H1N1 flu hospitalization rates for African-Americans, Hispanics, and American Indian/Alaska Natives were nearly two to one higher than rates for Whites during the 2009-2010 flu season, according to a new report, Fighting Flu Fatigue,from the Trust for America’s Health (TFAH). At the same time, both H1N1 and seasonal flu vaccination rates were lower for African Americans and Hispanics than for Whites.
During the 2009-2010 flu season:
• H1N1 vaccination rates were 11.5 percent lower for Hispanic adults than for Whites, although rates were 5.5 percent higher for Hispanic children; and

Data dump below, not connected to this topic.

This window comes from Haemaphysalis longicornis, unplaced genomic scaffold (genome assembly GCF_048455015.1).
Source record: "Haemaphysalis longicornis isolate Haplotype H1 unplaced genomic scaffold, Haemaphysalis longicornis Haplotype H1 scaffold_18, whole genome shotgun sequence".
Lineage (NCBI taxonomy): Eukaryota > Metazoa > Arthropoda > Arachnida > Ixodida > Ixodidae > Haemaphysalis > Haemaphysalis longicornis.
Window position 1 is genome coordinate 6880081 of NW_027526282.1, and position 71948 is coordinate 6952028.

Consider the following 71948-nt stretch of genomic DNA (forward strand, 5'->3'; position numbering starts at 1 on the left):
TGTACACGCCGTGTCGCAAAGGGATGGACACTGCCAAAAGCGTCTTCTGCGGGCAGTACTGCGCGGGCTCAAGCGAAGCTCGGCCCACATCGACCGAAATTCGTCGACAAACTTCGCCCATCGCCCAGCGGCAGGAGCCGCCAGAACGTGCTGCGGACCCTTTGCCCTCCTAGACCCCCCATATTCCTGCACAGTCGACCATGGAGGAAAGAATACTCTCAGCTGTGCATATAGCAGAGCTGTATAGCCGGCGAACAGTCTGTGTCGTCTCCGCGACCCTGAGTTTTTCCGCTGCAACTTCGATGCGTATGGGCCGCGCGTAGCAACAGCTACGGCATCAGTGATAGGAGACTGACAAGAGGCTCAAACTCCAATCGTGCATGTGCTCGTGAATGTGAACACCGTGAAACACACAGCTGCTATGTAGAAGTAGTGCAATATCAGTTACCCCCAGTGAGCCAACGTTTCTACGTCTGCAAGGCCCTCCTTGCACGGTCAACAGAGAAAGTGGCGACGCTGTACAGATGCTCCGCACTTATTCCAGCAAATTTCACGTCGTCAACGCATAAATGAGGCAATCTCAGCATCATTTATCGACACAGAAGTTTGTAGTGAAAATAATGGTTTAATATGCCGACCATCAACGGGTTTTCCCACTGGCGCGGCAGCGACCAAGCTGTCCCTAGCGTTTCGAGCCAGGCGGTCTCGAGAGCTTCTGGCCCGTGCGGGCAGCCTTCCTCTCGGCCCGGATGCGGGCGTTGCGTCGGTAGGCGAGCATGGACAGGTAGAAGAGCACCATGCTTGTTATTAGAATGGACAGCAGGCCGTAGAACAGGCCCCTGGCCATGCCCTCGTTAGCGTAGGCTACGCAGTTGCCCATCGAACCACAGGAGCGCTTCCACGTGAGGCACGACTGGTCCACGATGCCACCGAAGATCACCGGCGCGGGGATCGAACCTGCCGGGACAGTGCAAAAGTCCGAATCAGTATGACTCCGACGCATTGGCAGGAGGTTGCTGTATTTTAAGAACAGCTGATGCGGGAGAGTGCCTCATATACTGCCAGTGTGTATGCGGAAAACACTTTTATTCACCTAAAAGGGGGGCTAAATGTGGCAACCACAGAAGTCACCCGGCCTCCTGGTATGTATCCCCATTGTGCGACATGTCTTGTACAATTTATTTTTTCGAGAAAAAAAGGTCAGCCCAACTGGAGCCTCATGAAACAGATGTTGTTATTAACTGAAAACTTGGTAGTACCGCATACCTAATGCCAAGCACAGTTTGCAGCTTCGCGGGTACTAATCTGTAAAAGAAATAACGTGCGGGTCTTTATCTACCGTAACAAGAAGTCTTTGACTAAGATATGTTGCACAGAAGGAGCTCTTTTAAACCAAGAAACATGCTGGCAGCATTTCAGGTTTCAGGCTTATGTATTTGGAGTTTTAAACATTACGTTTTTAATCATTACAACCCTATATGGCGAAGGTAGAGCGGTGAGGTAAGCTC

• Seasonal flu vaccination rates were 21.7 percent lower for Hispanic adults and 2.6 percent lower for Hispanic children than for Whites.
The flu is preventable with a vaccine - yet, each year, between 3,000 and 49,000 Americans die from flu-related illnesses (based on a review of deaths from 1976 to 2007) and the flu contributes to more than $10 billion in lost productivity and direct medical expenses and $16 billion in lost potential earnings each year in the United States.
This year, for the first time, the U.S. Centers for Disease Control and Prevention (CDC) has recommended that all Americans older than six months should get vaccination against the flu.